A new study is touting the benefits of short-term orthokeratology (ortho-k) lens wear for adolescents with low-to-moderate myopia. According to the researchers, the lenses can improve vision, without correction and without causing significant damage to the patient’s central corneal thickness or corneal endothelial cells.
In a Chinese study, researchers assigned 100 adolescents with low-to-moderate myopia into two groups: an experimental group treated with overnight ortho-k and a control group treated with ordinary frame glasses. They checked in with patients after three, six and 12 months to measure their naked-eye vision as well as structural changes and complications. These measurements included visual acuity, corneal curvature, intraocular pressure, axial length, endothelial cell count and central corneal thicknesses.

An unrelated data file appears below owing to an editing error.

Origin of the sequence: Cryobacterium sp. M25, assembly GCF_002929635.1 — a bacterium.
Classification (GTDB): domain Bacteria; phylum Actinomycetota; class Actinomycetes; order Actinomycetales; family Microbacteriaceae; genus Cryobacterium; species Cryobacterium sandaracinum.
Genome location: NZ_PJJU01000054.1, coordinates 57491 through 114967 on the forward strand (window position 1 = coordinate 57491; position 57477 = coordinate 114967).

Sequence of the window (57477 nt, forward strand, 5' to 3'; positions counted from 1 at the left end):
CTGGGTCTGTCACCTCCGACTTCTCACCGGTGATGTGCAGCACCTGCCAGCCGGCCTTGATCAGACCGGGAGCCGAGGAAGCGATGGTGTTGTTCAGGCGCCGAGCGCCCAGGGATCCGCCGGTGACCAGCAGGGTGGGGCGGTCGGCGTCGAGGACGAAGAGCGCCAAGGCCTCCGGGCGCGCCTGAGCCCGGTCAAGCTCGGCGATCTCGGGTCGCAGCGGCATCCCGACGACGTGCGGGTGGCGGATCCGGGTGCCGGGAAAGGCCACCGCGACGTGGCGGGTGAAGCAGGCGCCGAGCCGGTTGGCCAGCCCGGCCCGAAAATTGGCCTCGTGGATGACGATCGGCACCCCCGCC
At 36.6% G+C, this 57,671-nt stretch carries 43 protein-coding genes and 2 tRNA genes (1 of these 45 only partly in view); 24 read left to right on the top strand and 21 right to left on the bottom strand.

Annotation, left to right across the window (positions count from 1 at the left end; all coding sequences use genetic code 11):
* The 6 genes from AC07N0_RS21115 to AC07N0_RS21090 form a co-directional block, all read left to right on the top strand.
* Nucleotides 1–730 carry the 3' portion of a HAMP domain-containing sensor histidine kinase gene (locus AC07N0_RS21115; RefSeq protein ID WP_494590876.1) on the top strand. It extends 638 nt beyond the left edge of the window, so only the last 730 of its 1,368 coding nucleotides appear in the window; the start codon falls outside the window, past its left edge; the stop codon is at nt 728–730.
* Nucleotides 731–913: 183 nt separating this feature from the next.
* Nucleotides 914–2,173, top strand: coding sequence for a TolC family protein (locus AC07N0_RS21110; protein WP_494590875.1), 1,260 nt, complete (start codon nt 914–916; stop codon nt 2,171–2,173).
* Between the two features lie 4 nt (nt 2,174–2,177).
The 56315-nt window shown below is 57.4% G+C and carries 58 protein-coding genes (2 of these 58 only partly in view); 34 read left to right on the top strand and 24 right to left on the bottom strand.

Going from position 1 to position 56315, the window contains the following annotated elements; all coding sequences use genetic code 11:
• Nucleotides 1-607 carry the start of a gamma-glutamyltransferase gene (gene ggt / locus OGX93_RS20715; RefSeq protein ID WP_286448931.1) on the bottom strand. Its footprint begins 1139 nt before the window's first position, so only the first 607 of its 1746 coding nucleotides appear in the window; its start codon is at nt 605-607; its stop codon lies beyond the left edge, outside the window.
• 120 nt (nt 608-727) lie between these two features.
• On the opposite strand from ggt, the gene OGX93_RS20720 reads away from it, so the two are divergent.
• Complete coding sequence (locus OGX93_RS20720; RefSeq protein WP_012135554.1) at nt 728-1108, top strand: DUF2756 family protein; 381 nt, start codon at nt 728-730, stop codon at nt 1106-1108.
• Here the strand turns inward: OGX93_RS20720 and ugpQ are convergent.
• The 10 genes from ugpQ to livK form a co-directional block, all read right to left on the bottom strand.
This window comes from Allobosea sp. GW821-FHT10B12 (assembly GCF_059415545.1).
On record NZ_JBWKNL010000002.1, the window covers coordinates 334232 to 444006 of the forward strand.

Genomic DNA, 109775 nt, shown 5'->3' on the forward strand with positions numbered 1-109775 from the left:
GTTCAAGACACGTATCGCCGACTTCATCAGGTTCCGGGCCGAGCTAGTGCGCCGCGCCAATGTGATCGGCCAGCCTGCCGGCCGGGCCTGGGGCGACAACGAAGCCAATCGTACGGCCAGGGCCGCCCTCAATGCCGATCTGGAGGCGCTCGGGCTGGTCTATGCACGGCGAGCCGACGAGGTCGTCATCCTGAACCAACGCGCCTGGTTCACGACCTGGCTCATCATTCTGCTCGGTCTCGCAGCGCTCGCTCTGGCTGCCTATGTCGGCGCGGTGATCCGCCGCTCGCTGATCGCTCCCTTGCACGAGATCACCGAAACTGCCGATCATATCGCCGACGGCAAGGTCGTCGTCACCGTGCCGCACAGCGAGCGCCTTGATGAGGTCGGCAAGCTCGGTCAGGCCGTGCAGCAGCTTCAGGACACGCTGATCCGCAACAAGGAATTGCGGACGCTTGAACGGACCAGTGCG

They noted that the patients given ortho-k lenses had significantly better naked-eye vision than the control group at each visit. Additionally, the diopter of the ortho-k group was significantly lower than the control group’s at each visit. The corneal curvature of the ortho-k group was significantly decreased compared with the control group at the six and 12 month visits. The increase of their axial lengths was significantly less than the control group at the latter two visits as well.
|Yuan S, Zhang S, Jiang Y, Li L. Effect of short-term orthokeratology lens or ordinary frame glasses wear on corneal thickness, corneal endothelial cells and vision correction in adolescents with low to moderate myopia. BMC Ophthalmol. November 28, 2019. [Epub ahead of print].|